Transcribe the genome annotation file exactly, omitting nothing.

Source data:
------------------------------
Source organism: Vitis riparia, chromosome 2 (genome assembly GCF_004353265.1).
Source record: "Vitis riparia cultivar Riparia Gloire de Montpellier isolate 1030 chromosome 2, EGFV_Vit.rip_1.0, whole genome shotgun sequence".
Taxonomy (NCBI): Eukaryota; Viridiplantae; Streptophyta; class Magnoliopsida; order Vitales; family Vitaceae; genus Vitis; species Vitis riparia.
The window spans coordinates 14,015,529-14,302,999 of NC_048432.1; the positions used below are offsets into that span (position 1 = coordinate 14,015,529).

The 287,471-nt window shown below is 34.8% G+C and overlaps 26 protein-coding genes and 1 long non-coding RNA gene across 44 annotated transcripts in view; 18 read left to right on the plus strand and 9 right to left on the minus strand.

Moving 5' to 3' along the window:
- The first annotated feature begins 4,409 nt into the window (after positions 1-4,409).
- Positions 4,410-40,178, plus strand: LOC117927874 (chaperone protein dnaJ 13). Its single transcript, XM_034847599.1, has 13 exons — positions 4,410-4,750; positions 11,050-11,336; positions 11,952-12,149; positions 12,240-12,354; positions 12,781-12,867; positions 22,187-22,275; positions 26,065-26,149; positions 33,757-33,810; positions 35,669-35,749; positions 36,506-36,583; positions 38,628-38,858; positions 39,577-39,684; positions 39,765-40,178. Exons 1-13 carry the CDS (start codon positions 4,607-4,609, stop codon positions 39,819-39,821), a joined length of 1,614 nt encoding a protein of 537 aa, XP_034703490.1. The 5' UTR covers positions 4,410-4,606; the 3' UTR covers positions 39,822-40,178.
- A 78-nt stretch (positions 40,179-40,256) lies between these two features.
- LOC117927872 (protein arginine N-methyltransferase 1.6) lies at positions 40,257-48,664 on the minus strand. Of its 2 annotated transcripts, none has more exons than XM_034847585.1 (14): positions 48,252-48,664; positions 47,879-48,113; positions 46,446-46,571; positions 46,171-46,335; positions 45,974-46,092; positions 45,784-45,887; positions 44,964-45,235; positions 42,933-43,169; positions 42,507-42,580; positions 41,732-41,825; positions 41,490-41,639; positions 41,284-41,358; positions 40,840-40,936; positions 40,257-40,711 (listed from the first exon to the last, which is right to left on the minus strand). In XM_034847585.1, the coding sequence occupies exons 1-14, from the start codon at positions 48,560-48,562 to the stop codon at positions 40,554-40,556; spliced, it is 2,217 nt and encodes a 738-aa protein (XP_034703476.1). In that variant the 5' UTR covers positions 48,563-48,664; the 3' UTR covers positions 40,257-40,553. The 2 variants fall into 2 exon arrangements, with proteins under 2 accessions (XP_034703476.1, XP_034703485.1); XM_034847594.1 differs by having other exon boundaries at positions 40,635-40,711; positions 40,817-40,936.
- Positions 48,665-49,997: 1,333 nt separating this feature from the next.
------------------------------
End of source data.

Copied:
Source organism: Vitis riparia, chromosome 2 (genome assembly GCF_004353265.1).
Source record: "Vitis riparia cultivar Riparia Gloire de Montpellier isolate 1030 chromosome 2, EGFV_Vit.rip_1.0, whole genome shotgun sequence".
Taxonomy (NCBI): Eukaryota; Viridiplantae; Streptophyta; class Magnoliopsida; order Vitales; family Vitaceae; genus Vitis; species Vitis riparia.
The window spans coordinates 14,015,529-14,302,999 of NC_048432.1; the positions used below are offsets into that span (position 1 = coordinate 14,015,529).

The 287,471-nt window shown below is 34.8% G+C and overlaps 26 protein-coding genes and 1 long non-coding RNA gene across 44 annotated transcripts in view; 18 read left to right on the plus strand and 9 right to left on the minus strand.

Moving 5' to 3' along the window:
- The first annotated feature begins 4,409 nt into the window (after positions 1-4,409).
- Positions 4,410-40,178, plus strand: LOC117927874 (chaperone protein dnaJ 13). Its single transcript, XM_034847599.1, has 13 exons — positions 4,410-4,750; positions 11,050-11,336; positions 11,952-12,149; positions 12,240-12,354; positions 12,781-12,867; positions 22,187-22,275; positions 26,065-26,149; positions 33,757-33,810; positions 35,669-35,749; positions 36,506-36,583; positions 38,628-38,858; positions 39,577-39,684; positions 39,765-40,178. Exons 1-13 carry the CDS (start codon positions 4,607-4,609, stop codon positions 39,819-39,821), a joined length of 1,614 nt encoding a protein of 537 aa, XP_034703490.1. The 5' UTR covers positions 4,410-4,606; the 3' UTR covers positions 39,822-40,178.
- A 78-nt stretch (positions 40,179-40,256) lies between these two features.
- LOC117927872 (protein arginine N-methyltransferase 1.6) lies at positions 40,257-48,664 on the minus strand. Of its 2 annotated transcripts, none has more exons than XM_034847585.1 (14): positions 48,252-48,664; positions 47,879-48,113; positions 46,446-46,571; positions 46,171-46,335; positions 45,974-46,092; positions 45,784-45,887; positions 44,964-45,235; positions 42,933-43,169; positions 42,507-42,580; positions 41,732-41,825; positions 41,490-41,639; positions 41,284-41,358; positions 40,840-40,936; positions 40,257-40,711 (listed from the first exon to the last, which is right to left on the minus strand). In XM_034847585.1, the coding sequence occupies exons 1-14, from the start codon at positions 48,560-48,562 to the stop codon at positions 40,554-40,556; spliced, it is 2,217 nt and encodes a 738-aa protein (XP_034703476.1). In that variant the 5' UTR covers positions 48,563-48,664; the 3' UTR covers positions 40,257-40,553. The 2 variants fall into 2 exon arrangements, with proteins under 2 accessions (XP_034703476.1, XP_034703485.1); XM_034847594.1 differs by having other exon boundaries at positions 40,635-40,711; positions 40,817-40,936.
- Positions 48,665-49,997: 1,333 nt separating this feature from the next.